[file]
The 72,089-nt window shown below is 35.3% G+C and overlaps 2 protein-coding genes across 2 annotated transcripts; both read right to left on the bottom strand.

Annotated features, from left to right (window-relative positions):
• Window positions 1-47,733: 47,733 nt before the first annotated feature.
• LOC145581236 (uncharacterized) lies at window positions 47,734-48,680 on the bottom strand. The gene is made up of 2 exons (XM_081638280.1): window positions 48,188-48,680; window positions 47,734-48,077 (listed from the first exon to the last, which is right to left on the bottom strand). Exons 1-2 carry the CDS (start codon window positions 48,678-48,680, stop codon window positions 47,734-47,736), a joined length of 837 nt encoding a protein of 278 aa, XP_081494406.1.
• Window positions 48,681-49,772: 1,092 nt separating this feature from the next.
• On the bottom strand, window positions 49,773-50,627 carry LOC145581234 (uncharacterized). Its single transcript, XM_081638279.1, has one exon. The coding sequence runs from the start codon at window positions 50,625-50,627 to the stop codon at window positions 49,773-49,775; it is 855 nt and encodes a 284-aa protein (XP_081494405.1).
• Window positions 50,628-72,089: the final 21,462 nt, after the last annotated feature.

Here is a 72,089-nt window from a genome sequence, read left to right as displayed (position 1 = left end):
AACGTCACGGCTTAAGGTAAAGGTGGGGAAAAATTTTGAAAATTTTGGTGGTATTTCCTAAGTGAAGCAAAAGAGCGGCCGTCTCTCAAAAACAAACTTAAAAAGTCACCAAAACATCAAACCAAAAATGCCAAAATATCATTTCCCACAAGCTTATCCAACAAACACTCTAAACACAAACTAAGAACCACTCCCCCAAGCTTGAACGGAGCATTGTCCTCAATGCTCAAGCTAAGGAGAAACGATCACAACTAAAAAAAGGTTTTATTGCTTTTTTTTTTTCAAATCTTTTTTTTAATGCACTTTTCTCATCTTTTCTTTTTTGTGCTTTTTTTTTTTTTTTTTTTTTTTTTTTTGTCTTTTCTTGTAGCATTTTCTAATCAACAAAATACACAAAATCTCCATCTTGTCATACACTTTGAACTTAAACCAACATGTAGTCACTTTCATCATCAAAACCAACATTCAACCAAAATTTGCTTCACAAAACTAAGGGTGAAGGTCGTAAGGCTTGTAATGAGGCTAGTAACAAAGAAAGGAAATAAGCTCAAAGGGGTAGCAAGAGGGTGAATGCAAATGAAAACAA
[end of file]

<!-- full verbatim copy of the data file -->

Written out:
The 72,089-nt window shown below is 35.3% G+C and overlaps 2 protein-coding genes across 2 annotated transcripts; both read right to left on the bottom strand.

Annotated features, from left to right (window-relative positions):
• Window positions 1-47,733: 47,733 nt before the first annotated feature.
• LOC145581236 (uncharacterized) lies at window positions 47,734-48,680 on the bottom strand. The gene is made up of 2 exons (XM_081638280.1): window positions 48,188-48,680; window positions 47,734-48,077 (listed from the first exon to the last, which is right to left on the bottom strand). Exons 1-2 carry the CDS (start codon window positions 48,678-48,680, stop codon window positions 47,734-47,736), a joined length of 837 nt encoding a protein of 278 aa, XP_081494406.1.
• Window positions 48,681-49,772: 1,092 nt separating this feature from the next.
• On the bottom strand, window positions 49,773-50,627 carry LOC145581234 (uncharacterized). Its single transcript, XM_081638279.1, has one exon. The coding sequence runs from the start codon at window positions 50,625-50,627 to the stop codon at window positions 49,773-49,775; it is 855 nt and encodes a 284-aa protein (XP_081494405.1).
• Window positions 50,628-72,089: the final 21,462 nt, after the last annotated feature.

Here is a 72,089-nt window from a genome sequence, read left to right as displayed (position 1 = left end):
AACGTCACGGCTTAAGGTAAAGGTGGGGAAAAATTTTGAAAATTTTGGTGGTATTTCCTAAGTGAAGCAAAAGAGCGGCCGTCTCTCAAAAACAAACTTAAAAAGTCACCAAAACATCAAACCAAAAATGCCAAAATATCATTTCCCACAAGCTTATCCAACAAACACTCTAAACACAAACTAAGAACCACTCCCCCAAGCTTGAACGGAGCATTGTCCTCAATGCTCAAGCTAAGGAGAAACGATCACAACTAAAAAAAGGTTTTATTGCTTTTTTTTTTTCAAATCTTTTTTTTAATGCACTTTTCTCATCTTTTCTTTTTTGTGCTTTTTTTTTTTTTTTTTTTTTTTTTTTTGTCTTTTCTTGTAGCATTTTCTAATCAACAAAATACACAAAATCTCCATCTTGTCATACACTTTGAACTTAAACCAACATGTAGTCACTTTCATCATCAAAACCAACATTCAACCAAAATTTGCTTCACAAAACTAAGGGTGAAGGTCGTAAGGCTTGTAATGAGGCTAGTAACAAAGAAAGGAAATAAGCTCAAAGGGGTAGCAAGAGGGTGAATGCAAATGAAAACAA